This North Sea oil and gas producer currently trades on a forward price-to-earnings ratio of three and boasts a 9% dividend yield. There’s a healthy cash pile as well.

We’ve covered this stock here before, but much has changed over the last 18 months, including the acquisition of Tailwind Energy.

Stockopedia’s algorithms rate Serica Energy (LON:SQZ) as a Super Stock. I think it’s a good time to take a fresh look at this business.



  • Cash-rich group with low-cost production assets in the UK North Sea

  • Specialist in operating and improving the performance of ageing fields

  • Tailwind acquisition has improved asset diversity and resulted in more event split between oil and gas production

  • Seemingly modest valuation on three times earnings, with 9%+ dividend yield

  • Experienced management, supportive main shareholder


  • Many of Serica’s assets have limited lifespans

  • Minimal hedging means a high level of exposure to commodity prices

  • There’s no guarantee continued reserve replacement will be possible at attractive costs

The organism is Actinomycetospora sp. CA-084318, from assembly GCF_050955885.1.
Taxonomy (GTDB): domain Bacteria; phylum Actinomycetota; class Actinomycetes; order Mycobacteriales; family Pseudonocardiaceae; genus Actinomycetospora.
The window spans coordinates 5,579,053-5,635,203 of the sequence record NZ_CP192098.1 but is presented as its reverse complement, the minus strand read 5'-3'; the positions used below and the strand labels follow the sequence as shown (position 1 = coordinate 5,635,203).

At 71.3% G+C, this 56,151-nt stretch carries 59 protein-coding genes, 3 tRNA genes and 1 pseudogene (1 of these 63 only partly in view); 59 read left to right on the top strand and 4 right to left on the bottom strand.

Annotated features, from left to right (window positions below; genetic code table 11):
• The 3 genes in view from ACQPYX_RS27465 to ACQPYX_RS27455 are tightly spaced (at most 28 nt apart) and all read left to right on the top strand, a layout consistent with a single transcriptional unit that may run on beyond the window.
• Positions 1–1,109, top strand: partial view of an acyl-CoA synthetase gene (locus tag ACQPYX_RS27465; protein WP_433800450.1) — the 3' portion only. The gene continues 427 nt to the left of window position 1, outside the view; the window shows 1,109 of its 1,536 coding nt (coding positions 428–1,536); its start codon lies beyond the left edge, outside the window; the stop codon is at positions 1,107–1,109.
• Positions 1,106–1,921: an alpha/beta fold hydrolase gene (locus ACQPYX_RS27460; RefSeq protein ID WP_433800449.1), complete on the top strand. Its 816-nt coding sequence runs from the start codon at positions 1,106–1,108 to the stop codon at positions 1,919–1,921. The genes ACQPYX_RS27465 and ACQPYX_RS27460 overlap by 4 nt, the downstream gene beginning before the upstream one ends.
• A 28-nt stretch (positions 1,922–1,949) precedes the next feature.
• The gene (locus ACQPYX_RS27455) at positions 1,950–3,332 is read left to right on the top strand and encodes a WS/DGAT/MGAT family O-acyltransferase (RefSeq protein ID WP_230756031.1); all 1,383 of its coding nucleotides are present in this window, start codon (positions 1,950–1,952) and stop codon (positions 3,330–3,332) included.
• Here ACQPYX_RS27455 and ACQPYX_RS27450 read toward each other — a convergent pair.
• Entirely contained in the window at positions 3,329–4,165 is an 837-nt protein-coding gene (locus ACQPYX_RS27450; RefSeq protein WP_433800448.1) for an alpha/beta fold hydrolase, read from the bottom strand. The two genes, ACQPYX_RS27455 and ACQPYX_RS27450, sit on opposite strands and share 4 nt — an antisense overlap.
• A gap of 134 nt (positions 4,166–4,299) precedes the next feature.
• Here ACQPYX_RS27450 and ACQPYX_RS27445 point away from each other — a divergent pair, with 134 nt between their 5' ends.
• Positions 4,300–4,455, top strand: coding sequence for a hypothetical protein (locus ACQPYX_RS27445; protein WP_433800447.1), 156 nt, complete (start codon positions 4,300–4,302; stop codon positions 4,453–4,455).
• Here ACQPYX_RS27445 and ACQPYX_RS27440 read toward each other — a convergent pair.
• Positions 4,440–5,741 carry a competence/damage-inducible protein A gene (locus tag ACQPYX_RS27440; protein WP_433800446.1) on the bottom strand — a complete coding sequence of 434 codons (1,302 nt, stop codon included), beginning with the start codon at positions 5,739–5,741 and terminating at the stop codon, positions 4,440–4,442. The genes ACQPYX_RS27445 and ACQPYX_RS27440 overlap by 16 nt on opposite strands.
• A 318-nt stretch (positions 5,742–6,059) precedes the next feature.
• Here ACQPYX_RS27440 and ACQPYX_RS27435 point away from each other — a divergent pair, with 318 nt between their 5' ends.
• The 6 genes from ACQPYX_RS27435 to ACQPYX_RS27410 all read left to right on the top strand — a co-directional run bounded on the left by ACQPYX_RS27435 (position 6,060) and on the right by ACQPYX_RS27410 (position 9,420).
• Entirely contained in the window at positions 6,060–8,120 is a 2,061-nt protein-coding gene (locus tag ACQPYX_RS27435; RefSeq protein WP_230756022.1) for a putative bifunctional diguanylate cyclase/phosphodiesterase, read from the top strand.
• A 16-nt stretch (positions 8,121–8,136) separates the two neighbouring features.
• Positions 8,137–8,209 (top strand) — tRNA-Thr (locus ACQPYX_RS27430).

• Risk of Serica ‘diworsifying’ into international operations and losing money

  • Decommissioning liabilities may be greater than expected

  • Net cash position may partly reflect the need to provide for future liabilities


About the stock

Serica Energy is an independent oil and gas producer operating in the North Sea. It operates in the Energy sector and is part of the Oil & Gas industry group.

Serica was founded in 2004 and floated on London’s AIM market in 2005. Today it has a market cap of £850m and a recent share price of 220p.


The StockRanks show high quality and value scores for Serica, with improving momentum. This suggests that the business might potentially be in a sweet spot of improving performance and attractive valuation.


About the opportunity

Earlier this year, Serica Energy completed the acquisition of privately owned North Sea firm Tailwind Energy . This resulted in a 75% increase in Serica’s reserves and a significant increase in oil production.

Serica’s production is now split 55%/45% between gas and oil respectively, whereas it was previously 90% gas. In the UK market at least, gas prices tend to be far more volatile…

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